Radio Free Asia was founded on March 12, 1996, under the provisions of the 1994 International Broadcasting Act (P.L. 103-236), as a private non-profit corporation. RFA is funded by an annual grant from the United States Agency for Global Media.
Its mission is outlined by legislation. Acting as a substitute for indigenous free media, RFA concentrates its coverage on events occurring in and/or affecting the countries to which it broadcasts.
Richard Richter was its founding president. A distinguished broadcast journalist, Mr. Richter retired during the summer of 2006. Today, RFA's President is Bay Fang, a longtime journalist and former diplomat who came to RFA in 2015 before being appointed President in 2019. Parameswaran Ponnudurai, Executive Editor and Vice President of Programming, has programming oversight of the Editorial Division — including all RFA language services and the English language webpage.
Broadcasts in nine Asian languages were introduced on the following dates:
“Our job: quite simply, to bring news and information about their own country to populations denied the benefit s of freedom of information by their governments. This website is devoted to that same idea, devoted to enlightenment…”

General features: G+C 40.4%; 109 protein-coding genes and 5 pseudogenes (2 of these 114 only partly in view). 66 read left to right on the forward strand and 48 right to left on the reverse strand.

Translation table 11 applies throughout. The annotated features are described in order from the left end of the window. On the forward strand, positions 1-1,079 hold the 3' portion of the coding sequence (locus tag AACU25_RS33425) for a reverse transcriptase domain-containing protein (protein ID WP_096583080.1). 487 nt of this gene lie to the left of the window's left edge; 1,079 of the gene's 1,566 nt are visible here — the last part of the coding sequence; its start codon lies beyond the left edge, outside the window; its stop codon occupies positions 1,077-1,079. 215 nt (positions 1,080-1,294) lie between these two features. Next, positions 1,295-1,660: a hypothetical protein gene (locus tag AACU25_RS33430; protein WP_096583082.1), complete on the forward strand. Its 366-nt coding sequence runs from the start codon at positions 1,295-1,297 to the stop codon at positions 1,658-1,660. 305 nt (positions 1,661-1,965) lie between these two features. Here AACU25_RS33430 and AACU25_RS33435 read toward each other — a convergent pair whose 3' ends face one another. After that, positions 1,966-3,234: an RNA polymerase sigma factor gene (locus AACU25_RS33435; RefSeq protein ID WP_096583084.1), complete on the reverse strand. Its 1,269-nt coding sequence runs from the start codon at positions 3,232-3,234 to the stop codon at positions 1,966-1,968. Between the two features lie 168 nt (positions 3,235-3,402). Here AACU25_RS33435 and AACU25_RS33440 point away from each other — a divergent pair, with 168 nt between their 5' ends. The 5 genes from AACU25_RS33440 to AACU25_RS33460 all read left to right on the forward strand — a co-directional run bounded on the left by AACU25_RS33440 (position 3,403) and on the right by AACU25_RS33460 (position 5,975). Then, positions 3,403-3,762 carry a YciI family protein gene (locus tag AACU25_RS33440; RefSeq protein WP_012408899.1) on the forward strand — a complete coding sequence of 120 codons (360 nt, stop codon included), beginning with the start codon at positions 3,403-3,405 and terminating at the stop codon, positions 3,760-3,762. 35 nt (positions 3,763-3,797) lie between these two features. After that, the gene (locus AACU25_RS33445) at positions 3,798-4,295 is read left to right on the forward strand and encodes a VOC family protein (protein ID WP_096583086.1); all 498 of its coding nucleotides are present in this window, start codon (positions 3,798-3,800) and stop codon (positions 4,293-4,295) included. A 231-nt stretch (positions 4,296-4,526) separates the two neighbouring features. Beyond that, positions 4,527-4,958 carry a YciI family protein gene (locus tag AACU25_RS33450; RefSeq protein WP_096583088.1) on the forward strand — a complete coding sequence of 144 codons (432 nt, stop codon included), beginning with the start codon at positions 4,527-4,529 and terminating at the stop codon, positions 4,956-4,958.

Richard Richter, RFA Founding President
RFA does not express editorial opinions but provides news, analysis, commentary, and cultural programming in the languages of the country of broadcast. A combination of U.S. government-operated transmitters and a variety of shortwave lease facilities support the broadcast.
RFA’s headquarters are located in Washington, DC, and RFA maintains offices in Hong Kong, Taipei, Bangkok, and Seoul, as well as stringer offices in Dharamsala, India and Ankara, Turkey. RFA was forced to close its Phnom Penh office in 2017 due to a government crackdown on free press.
On the Web:
On Sept. 20, 2004, RFA launched websites in nine Asian languages, plus English, and several additional dialects. From then on, the sites were continuously updated with news and features.
Conversion systems were introduced in order to display Uyghur and Cantonese in all scripts of the same languages. For example, Uyghurs can read the news in Arabic, Cyrillic or in Latin-based script if they wish to. Cantonese people can read the news in traditional or simplified characters.
In late 2005, all broadcast programming was made available via podcast as well as RSS feeds. Over the course of 2006, RFA introduced videos, blogs and message boards with readers and listeners comments. The following year, eye-witness accounts, mostly in the form of videos and photos taken with cell phones, reached our newsroom. Our editors – researching and vetting this budding citizen journalism – integrated this new form of reporting into our daily offerings online.
RFA is present on major social network platforms such as Facebook, YouTube and Twitter, and offers its news reporting content and ethics as a model of information sharing.
Today’s RFA online is a vibrant community of virtual friends, sharing views and information, taking part in the citizens’ discourse that their respective governments deny them.